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Sunday, 25th January, 1948.

''Constructive workers, need of the hour''

Practicality was the strongest plank in all the programmes that the Mahatma advocated. Economist Kumarappa''s thinking - simple fundamental, and suited to a nation based on the backbone rural India - was very close to Gandhiji''s ideals. Therefore did Bapu commend this suggestion of the rural social scientist for sincere workers of the Congress to act as guide and sheetanchor for members of the party who ran the Government in independent India: Constructive workers should direct the Ministers by the beacon- light of their example. A well-organised body of constructive workers will be needed to provide such forceful direction. The workers'' service to the people will be their sanction, and the merit of their work will be their charter. The Ministers should draw their inspiration from this body of workers. The constructive members of the directive body will have to be drawn from men of renunciation, whose one aim and ambition will be service to the people. In a political structure of this nature, the body of constructive workers will form the bulwark of safety for the people against exploitation. Government run on this basis will give the needed emphasis to people''s concerns and ensure their welfare, bringing real Swaraj to the masses. These days laden with heaviness and disillusion, however, seemed to rein in particularly hard Gandhiji''s horses of idealism. Therefore he had to lament that Kumarappa''s recipe, excellent in itself, might not be feasible, in the absence of the kind of true, devoted, constructive workers in large numbers which it required.

Even as he was planning ahead for varied duties in the coming month of February, Gandhiji sensed gremlins of doubt that seemed to issue from somewhere deep inside him. Writing to Jaisukhlal Gandhi, the Mahatma said, You should come to Sevagram in February. It is possible I may have to go to Wardha for Jamnalal''s death anniversary (due on the 11th of February). But it is not certain. It does not seem likely that I can get away from Delhi. I am dictating this letter immediately after prayer. There is a heap of letters to be attended to. If God wills, we shall be meeting in a few days, and ten we can talk about the rest.

Another letter bore these significant lines: I am a servant of Rama. I will do His work as long as He wills. I shall have won in my mission, if I am granted a death in which I can demonstrate the strength of Truth and Non-violence. If I have been sincere in their pursuit, and acted with God as my witness, I shall certainly be granted that kind of death. I have expressed my wish at prayer that, should someone kill me, I should have no anger in my heart against the killer, and that I should die with Rama Nama on my lips.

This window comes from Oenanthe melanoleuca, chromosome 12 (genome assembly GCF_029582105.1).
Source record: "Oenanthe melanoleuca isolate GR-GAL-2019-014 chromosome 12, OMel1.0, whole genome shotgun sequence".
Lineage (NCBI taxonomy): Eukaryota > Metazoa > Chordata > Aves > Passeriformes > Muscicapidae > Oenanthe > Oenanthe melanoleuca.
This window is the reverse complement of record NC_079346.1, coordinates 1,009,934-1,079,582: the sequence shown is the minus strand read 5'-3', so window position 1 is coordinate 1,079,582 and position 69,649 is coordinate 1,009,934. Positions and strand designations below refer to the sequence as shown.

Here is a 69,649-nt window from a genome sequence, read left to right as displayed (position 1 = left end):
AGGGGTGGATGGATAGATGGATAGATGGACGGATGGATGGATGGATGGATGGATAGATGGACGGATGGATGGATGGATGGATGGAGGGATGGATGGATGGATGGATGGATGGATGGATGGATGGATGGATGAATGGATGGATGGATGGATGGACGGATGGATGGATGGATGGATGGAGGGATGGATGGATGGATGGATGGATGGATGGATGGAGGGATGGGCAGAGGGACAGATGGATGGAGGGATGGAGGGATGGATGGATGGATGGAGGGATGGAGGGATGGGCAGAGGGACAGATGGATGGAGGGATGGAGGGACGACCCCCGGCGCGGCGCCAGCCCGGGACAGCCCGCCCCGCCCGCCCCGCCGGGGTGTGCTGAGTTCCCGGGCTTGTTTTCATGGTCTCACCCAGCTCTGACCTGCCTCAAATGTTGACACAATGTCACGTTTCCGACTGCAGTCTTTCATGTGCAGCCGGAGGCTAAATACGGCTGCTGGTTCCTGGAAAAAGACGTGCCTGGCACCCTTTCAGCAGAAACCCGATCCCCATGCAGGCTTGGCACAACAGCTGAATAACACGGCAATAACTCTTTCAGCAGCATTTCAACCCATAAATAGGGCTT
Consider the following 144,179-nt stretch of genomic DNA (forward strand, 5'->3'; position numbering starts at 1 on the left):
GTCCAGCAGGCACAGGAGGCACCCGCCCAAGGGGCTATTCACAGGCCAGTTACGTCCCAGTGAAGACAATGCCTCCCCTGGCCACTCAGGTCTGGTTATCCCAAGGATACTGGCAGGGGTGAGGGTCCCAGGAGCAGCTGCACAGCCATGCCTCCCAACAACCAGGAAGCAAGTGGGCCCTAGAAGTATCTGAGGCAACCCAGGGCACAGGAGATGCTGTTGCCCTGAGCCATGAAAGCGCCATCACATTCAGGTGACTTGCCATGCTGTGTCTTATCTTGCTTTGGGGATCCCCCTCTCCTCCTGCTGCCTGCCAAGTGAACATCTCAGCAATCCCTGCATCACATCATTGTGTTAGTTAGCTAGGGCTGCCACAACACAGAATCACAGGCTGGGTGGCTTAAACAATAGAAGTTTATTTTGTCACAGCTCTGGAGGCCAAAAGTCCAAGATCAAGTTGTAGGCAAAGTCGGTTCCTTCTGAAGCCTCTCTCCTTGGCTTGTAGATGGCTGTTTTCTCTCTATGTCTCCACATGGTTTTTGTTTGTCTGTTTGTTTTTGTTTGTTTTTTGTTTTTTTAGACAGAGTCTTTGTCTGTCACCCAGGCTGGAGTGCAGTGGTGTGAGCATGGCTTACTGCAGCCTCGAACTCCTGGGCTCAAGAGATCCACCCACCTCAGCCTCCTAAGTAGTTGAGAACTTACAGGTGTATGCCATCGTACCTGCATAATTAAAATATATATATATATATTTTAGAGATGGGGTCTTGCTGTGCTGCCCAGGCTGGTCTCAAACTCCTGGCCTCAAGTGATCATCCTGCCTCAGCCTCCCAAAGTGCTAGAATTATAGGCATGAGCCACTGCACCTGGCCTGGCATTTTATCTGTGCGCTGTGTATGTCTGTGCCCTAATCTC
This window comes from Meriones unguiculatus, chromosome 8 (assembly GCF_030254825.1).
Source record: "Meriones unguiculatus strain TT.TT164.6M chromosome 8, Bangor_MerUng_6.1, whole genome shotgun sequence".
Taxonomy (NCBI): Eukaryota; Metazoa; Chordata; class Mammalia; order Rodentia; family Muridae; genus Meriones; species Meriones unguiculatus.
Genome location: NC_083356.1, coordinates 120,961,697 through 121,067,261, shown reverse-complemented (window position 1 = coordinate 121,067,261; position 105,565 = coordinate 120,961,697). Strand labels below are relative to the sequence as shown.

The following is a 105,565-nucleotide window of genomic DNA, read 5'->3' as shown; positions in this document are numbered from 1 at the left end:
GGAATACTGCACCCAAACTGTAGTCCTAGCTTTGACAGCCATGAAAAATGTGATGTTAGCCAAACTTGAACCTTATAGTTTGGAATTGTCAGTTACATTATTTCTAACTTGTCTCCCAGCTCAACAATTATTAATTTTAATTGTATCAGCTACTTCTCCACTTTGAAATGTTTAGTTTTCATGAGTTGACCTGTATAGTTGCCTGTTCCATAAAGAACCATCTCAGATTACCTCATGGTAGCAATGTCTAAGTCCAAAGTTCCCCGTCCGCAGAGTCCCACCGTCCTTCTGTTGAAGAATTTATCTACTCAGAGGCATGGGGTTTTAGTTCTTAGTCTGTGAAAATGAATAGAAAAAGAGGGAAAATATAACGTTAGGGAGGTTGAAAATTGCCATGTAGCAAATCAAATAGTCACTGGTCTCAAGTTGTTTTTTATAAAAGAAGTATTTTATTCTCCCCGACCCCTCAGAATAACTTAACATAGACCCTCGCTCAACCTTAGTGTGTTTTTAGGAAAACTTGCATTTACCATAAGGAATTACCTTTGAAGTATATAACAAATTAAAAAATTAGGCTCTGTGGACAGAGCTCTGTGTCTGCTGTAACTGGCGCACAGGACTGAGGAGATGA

On the evening of the 24th, a deputation of Karnataka Congress leaders called on the Mahatma. Gandhiji gave them an hour of his valuable time. Their discussion was mostly on forming a Karnataka Province. Bapu was not averse to the idea, given his zeal for promoting and giving more and more importance to India''s own languages. Earlier, Gandhiji had deputed to Lahore as his personal representative Dr. Sushila Nayyar, to meet there Mr. Ghazanfar Ali Khan, Pakistan''s Minister for Refugee Rehabilitation, and take steps to evolve a viable policy to help abducted women and other destitutes to find succour in suitable homes. A Lahore message said she had met the Minister, and held useful talks. Among the messages Bapu continued to receive, he particularly liked one from the Muslim people of Junagadh State in Kathiawad. Signed by five of their prominent leaders, it read,We are happy and jubilant over the breaking of the fast. For all the days of the fast men, women, and children prayed heartily to Providence to create conditions which would induce Gandhiji to break the fast. The hearts of the Muslims go to the Almighty for hearing their prayers. The life of Mahatmaji was never more precious to humanity in general, and to Muslims in particular, as at present when the world has not yet emerged safe from convulsions, agony, and suffering.